Windows Servers on AWS Are Now the Target of Cryptojacking Attacks

The surge of attacks over the last few years has been in the spotlight, although – and interestingly – it slowed down during the coronavirus pandemic. However, it didn’t mean that cryptojacking lost steam at all, as threat actors remained active behind the scenes.

The Splunk Threat Research Team recently unveiled malware that targets Windows servers running on AWS. The crypto botnet is distributed via Telegram and has the capabilities to generate bots and execute codes remotely. As usual, most cryptojacking attacks target systems that work with Remote Desktop Protocol (RDP), and this case is not an exemption to the rule.

Iranian and Chinese Hackers Involved?

Investigators traced the origin of the botnet and all points to Iranian and Chinese IPs. But, which cryptocurrency do the hackers use? In this campaign, Monero (XMR) was the chosen one for the threat actors. Interestingly, Monero’s wallet used for the cryptojacking attack was also involved in a 2018 crypto-mining malware attack campaign that relied on the same botnet.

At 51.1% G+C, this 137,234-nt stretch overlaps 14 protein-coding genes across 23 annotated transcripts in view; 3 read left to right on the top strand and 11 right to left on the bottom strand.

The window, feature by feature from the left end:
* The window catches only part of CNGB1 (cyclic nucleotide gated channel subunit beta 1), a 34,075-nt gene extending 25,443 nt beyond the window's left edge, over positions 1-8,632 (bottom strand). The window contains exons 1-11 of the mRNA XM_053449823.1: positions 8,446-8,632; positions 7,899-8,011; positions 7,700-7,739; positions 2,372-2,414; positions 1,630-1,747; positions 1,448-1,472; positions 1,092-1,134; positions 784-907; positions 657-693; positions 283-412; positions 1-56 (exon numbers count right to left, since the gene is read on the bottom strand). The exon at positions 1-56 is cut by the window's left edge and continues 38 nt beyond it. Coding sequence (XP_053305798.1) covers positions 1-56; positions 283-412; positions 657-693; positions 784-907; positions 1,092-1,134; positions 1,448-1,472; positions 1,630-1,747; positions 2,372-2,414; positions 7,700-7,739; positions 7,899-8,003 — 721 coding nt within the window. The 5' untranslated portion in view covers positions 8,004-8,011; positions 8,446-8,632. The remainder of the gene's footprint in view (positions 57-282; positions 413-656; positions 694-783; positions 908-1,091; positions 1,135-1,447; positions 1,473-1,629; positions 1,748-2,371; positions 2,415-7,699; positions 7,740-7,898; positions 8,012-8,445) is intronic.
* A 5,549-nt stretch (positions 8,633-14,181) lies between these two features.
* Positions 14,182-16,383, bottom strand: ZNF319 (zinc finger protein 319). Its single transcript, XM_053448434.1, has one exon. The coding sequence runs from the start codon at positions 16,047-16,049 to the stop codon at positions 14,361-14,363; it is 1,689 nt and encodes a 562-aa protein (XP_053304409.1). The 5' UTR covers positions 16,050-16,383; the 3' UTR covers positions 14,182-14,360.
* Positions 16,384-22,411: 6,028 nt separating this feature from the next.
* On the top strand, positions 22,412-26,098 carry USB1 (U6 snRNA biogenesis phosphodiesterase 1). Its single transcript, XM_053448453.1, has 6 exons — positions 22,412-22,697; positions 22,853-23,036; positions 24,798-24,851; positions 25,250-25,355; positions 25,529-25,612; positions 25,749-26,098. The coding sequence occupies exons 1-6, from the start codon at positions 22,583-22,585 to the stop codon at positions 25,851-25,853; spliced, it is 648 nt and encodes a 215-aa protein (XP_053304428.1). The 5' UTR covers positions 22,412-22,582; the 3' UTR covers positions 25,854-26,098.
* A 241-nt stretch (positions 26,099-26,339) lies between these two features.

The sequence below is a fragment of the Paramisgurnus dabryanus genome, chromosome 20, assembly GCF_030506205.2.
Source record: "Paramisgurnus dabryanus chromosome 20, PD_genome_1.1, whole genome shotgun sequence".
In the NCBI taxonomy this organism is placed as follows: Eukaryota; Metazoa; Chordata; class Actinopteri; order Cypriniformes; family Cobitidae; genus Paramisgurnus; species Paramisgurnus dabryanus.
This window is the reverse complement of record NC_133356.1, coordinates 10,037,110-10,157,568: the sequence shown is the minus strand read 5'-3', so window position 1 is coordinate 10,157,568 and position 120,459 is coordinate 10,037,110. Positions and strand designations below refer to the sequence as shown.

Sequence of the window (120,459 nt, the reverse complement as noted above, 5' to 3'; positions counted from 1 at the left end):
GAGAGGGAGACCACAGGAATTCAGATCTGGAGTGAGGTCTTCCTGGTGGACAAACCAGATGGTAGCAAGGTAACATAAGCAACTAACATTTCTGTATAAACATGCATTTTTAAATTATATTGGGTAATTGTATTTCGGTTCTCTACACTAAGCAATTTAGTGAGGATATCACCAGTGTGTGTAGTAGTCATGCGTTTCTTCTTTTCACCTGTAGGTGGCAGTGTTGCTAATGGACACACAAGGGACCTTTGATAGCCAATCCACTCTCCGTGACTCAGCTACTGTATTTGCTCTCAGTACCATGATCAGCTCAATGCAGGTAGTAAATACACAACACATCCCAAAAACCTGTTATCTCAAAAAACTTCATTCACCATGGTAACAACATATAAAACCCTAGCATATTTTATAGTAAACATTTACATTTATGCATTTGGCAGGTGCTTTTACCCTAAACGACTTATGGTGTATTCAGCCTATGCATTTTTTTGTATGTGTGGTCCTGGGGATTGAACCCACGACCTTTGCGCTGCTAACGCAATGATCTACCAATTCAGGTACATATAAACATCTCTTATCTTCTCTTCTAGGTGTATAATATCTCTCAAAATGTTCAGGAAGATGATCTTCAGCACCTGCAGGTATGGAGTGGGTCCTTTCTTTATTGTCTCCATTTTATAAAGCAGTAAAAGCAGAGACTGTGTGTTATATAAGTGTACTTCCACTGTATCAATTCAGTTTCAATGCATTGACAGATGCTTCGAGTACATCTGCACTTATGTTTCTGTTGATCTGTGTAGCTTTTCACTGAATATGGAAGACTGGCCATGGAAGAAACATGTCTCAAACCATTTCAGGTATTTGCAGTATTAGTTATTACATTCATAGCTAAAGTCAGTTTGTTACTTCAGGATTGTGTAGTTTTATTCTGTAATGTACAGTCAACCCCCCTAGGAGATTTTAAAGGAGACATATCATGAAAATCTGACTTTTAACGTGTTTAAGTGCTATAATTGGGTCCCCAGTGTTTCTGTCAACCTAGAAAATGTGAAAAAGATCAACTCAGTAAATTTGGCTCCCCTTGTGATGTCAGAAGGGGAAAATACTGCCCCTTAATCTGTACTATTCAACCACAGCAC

“The STRT has now observed the resurfacing of this botnet using Telegram as C2 Infrastructure,” the researchers noted.

Why do the ‘cryptojackers’ often use XMR wallets to collect the cryptos mined? Simply: Monero is well-known for being a privacy coin, and its CPU mining still offers a modest profit compared to other cryptocurrencies in the market.

Returning to the recent coronavirus-driven slowdown in the cryptojacking attacks, Unit 42, the global threat intelligence team at Palo Alto Networks, revealed in April that cryptocurrency-mining malware attacks with Monero posted a decline for the first time since 2018 when the researchers first started to trace such kind of cyberattacks with XMR mining.

And one factor that raises concerns among the businesses and enterprises that host massive IT infrastructures is that cryptojacking attacks could remain undetected for an extended period of time. In fact, hackers’ use of cloud servers during the almost-undetected illicit crypto mining can explain such a factor.

Although XMR is the preferred coin for cryptojacking purposes, Bitcoin (BTC), Ether (ETH), Litecoin (LTC), and DASH are also used in some of the attacks related to crypto mining malware campaigns. Still, figures from the cybersecurity industry put Monero in the first place ranking as the favorite cryptocurrency for the threat actors who always try to find ways to reinvent their intrusion techniques.

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